Dark comedy features prisoners, Shakespeare and Fred Astaire

What happens when a Shakespeare drama teacher meets a bunch of hardened criminals? Taranaki Community News sat down with actor, writer and director Jason Te Kare to find out.

Hey Jason! You’re heading to New Plymouth soon with your show Cellfish. What’s it about? 
The show is a mix of a fish out of water comedy, dark comedy and drama. A woman teaches Shakespeare in a men’s prison, throwing both the inmates and the teacher into uncomfortable and hilarious situations. 

You’ve had sold out seasons in Auckland, and you’re now touring around New Zealand. What are people saying about the show?
There is a Fred Astaire and Ginger Rodgers inspired dance sequence and it is the scene most people like to talk about. The dance comes as a complete surprise, as does the scene’s final conclusion.

Cellfish is inspired by the Shakespeare Behind Bars programme, a real rehabilitation method
used in the U.S.

Unexpected is the word people use the most about Cellfish and that’s been the hardest part about telling people about the show. I have seen marketing teams from Auckland Arts Festival, Silo Theatre and now Taki Rua Productions struggle with it. How do you tell people about a show with so many unexpected surprises, without giving them away?

Finally, people who love Shakespeare enjoy seeing some of his well known scenes and speeches in a different context. While those who aren’t into Shakespeare or never really understood his words, find the new setting makes it easy to understand. 

Jason says Cellfish is filled with humour and a lot of laughter, as well as emotionally charged moments of danger.

You learned a bit about the transformative power of love when you were a kid. Can you tell us about that? 
I grew up in a halfway house for at-risk youth run by my mother. The characters in Cellfish remind me of those young people; complex, charming and at times volatile.

For so many there was a connection between their anti-social behaviour and the abuse they’d been through. Their perspective on life was skewed to idolise crime and violence. 

Love and support was what my mother offered consistently over the years. A gentle, genuine and patient approach to connecting with the young person. In time her approach taught empathy to those young people, firstly for my mother because she cared so much for them. Then for others around them.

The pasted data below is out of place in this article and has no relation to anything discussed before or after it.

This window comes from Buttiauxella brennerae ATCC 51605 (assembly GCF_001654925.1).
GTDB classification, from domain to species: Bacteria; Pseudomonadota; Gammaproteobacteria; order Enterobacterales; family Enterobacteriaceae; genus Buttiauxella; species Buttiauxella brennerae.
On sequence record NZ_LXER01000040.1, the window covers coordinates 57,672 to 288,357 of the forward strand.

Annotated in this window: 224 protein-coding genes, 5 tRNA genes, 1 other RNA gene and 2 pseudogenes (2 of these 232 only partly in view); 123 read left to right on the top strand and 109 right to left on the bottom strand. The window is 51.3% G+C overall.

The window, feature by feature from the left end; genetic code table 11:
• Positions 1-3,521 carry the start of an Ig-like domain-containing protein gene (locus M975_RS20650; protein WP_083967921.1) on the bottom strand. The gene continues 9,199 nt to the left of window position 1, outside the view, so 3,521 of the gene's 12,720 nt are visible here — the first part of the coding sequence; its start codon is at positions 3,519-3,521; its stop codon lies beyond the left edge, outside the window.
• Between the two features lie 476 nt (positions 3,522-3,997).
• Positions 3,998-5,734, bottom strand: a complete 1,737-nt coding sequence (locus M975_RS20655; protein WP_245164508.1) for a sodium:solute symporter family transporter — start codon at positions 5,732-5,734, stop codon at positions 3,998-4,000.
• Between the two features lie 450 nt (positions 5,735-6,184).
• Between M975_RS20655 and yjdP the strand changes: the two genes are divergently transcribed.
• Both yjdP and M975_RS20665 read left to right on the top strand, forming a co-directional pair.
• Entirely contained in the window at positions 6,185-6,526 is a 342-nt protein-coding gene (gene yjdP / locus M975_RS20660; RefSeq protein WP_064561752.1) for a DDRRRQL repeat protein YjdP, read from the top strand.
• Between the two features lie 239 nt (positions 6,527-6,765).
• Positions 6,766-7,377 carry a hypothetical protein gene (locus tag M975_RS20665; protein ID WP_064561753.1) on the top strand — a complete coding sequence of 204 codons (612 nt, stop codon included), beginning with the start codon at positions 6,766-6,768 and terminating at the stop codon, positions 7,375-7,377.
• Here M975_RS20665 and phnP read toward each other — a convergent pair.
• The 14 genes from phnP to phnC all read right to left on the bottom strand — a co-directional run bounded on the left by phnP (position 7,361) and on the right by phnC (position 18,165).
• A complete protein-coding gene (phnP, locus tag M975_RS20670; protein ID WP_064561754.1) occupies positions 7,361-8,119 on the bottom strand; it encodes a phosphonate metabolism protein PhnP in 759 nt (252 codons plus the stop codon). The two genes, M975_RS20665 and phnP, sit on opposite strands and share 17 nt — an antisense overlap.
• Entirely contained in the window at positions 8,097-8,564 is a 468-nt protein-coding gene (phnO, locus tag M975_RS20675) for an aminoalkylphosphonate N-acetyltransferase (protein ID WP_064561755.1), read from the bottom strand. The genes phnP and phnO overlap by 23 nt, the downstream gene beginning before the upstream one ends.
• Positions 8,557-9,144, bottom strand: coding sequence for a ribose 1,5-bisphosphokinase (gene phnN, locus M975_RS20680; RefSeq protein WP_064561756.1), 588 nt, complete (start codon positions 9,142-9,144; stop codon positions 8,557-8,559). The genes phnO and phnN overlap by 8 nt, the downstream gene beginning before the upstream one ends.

It wasn’t always easy, in fact it was incredibly hard, but it also wasn’t all doom and gloom. There were a lot of laughs and fantastic times. 

Starring highly-acclaimed actors Jason Te Kare and Carrie Green, CELLFISH shines a light on those our society keeps hidden inside.

Not only did you co-write and direct Cellfish, you’re also starring in it. That’s a massive undertaking! Is it challenging?
Thankfully Erina Daniels has come in as the rehearsal director. So when we’re rehearsing, I mostly leave the directing to her and focus on acting.

Erina and I try to keep the communication lines open, but outside of the rehearsal room. They are the two roles hardest to keep separate. The script was completed well before rehearsals started so the role of the writer is complete. However I admit my competitive nature leads to a temptation to want to change lines so my character wins an argument!

If you any three people from throughout history to a dinner party, who would you invite and what would you yarn about? 
Te Whiti o Rongomai, Mahatma Gandhi and Martin Luther King, Jr. 
Passive resistance and what approach they would take in current times to highlight the degradation of our natural environment to corporations and governments. 

Taki Rua and T.O.A. Productions present
CELLFISH
Written by Jason Te Kare, Rob Mokaraka, and Miriama McDowell
Directed by Jason Te Kare
Performing at TSB Showplace in New Plymouth on June 19.